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Hundreds turn out for vigil in Twin Falls City Park

Hundreds of people gathered Tuesday night in the Twin Falls City Park to honor and remember those who have lost their lives to police brutality. (KMVT/KSVT)
Hundreds of people gathered Tuesday night in the Twin Falls City Park to honor and remember those who have lost their lives to police brutality. (KMVT/KSVT)(KMVT)
Published: Jun. 3, 2020 at 4:41 PM MDT
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Hundreds of people gathered Tuesday night in the Twin Falls City Park to honor and remember those who have lost their lives to police brutality.

Winnie Mwende Christensen, the organizer behind the event and founder of Culture For Change Foundation, was left speechless.

"Oh, my goodness," she said. "I don't even have the right words to explain how it was."We live in a small city, and when a ton of us showed up, with the people that are willing to have that conversation and are willing to start to learn, and stand together in solidarity, I don't even know what to say. All I have to say is that it was beautiful. It was a great turnout. I am very proud of our residents."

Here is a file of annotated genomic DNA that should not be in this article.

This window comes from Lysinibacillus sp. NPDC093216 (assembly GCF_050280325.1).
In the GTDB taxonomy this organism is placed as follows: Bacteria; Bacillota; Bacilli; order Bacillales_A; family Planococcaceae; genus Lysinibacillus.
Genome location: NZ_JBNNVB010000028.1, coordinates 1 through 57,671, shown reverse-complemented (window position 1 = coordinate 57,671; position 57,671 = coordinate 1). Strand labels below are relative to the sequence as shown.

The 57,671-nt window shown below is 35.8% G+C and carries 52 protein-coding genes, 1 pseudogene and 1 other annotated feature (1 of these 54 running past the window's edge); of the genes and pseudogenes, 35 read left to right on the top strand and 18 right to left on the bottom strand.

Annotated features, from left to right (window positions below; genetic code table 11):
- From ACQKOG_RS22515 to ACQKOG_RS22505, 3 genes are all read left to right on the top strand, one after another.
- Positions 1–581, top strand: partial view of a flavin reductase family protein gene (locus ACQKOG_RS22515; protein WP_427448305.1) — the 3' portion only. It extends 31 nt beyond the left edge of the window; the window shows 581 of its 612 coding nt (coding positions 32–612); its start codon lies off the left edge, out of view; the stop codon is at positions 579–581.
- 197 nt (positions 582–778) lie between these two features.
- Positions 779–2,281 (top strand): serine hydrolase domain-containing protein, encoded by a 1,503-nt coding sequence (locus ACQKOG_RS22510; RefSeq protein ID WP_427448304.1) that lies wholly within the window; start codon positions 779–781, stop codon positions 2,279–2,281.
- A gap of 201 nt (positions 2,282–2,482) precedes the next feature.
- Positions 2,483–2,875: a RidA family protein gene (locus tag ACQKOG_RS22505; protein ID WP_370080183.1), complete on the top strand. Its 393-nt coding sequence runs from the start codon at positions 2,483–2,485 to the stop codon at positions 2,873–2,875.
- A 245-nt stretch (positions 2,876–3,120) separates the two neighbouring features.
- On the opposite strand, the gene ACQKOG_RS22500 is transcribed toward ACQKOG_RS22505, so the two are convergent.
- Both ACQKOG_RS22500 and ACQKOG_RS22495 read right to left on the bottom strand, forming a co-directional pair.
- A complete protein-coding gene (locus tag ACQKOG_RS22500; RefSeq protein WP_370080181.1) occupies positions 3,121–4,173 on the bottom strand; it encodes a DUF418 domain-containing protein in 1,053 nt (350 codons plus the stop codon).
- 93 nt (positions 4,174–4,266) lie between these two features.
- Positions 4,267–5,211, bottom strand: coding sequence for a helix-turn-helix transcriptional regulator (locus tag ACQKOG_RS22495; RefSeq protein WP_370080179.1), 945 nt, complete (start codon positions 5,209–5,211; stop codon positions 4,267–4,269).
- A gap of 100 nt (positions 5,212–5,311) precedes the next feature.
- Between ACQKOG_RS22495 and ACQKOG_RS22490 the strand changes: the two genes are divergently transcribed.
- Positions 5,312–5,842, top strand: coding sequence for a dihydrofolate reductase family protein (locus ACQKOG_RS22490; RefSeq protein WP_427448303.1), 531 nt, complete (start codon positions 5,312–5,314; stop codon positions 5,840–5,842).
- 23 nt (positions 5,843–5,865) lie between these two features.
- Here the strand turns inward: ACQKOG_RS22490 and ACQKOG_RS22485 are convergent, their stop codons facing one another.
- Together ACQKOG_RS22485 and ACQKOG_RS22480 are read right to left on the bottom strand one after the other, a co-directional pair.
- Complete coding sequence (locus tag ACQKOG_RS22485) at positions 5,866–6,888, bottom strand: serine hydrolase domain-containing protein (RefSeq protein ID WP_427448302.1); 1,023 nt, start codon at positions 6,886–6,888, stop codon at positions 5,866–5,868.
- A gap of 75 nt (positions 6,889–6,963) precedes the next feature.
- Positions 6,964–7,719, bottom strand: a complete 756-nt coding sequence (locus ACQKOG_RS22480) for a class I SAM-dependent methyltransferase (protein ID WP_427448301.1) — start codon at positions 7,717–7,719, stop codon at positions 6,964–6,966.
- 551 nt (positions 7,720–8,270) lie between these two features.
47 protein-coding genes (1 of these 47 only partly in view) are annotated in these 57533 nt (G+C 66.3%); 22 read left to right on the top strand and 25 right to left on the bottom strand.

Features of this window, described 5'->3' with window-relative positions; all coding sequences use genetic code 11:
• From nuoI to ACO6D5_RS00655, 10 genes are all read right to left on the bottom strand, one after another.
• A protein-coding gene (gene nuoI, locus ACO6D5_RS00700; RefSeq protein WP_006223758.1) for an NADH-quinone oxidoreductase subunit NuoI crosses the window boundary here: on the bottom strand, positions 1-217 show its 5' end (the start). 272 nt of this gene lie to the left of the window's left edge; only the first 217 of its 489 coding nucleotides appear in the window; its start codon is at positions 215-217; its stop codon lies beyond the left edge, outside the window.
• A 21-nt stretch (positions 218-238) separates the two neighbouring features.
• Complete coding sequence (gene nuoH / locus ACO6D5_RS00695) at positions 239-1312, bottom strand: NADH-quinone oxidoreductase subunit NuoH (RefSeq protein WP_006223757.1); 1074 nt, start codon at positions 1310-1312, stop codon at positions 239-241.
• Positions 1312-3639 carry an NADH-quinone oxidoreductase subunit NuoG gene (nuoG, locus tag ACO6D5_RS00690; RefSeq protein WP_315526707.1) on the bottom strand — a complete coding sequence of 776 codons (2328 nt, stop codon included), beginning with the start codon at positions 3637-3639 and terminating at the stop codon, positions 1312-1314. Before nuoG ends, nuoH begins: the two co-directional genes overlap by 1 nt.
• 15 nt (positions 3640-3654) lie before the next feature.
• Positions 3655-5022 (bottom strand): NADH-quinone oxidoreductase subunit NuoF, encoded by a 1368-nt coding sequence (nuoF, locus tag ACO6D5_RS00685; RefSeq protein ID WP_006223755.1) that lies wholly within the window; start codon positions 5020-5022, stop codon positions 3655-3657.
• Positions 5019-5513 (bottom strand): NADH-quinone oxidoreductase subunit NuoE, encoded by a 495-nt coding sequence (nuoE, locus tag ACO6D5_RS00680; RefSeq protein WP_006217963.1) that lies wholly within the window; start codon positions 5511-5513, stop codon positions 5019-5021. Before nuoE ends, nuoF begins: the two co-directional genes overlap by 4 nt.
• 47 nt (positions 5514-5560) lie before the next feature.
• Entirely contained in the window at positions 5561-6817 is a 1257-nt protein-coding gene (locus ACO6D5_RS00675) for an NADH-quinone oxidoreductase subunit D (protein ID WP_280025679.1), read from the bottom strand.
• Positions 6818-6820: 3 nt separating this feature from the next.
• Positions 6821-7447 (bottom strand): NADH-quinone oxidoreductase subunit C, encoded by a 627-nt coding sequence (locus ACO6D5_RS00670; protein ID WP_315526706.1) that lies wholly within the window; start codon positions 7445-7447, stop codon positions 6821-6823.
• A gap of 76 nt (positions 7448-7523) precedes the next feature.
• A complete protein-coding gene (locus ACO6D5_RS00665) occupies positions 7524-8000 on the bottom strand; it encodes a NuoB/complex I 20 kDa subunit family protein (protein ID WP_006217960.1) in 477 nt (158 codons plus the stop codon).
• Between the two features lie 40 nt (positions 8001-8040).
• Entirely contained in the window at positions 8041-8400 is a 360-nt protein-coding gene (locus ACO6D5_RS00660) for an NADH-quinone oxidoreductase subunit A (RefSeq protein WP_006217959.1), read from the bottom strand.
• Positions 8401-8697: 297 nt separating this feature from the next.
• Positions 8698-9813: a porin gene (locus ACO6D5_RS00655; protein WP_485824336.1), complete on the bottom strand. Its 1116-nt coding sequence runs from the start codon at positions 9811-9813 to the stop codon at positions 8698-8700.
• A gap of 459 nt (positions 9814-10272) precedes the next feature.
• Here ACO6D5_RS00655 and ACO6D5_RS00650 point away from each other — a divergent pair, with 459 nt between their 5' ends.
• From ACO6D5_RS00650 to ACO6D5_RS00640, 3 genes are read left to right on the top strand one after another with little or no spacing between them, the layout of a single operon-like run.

Speakers at the vigil included Twin Falls Police Chief Craig Kingsbury, speaking up about racial inequality

"There's nothing I can say that will make things OK," Kingsbury said to the crowd. "I also am saddened by the loss of life for Mr. Floyd, Ms. Taylor, and Mr. Arbery, and lots of other people who have unnecessarily lost their lives. So to you, as your police chief, I say I'm sorry.

"I say I will do better," Kingsbury continued. "I will work harder. I love this town, I love this community, and I love the state of Idaho. I'm not going to make any excuses for the bad things that happened in Minneapolis. And make no mistake about it, those four were not acting as police officers — not police officers that I know and love."

Kingsbury ended his remarks saying he is here to talk.

"I'm ready for the conversation," he said. "I realize I'm a white guy. I understand that I have benefited from white privilege all my life. I was raised in this great state. But I try very hard, and now I'm telling you that I'm going to try harder. My line is always open. I am always open to sit down and have a conversation. And even if you're really pissed off, if something really bad happens to you or a loved one, please reach out to me. Let's talk about it."

And Christensen says it's a good place to start.

"This coming from a chief of police is more powerful than him just showing up," Christensen said.

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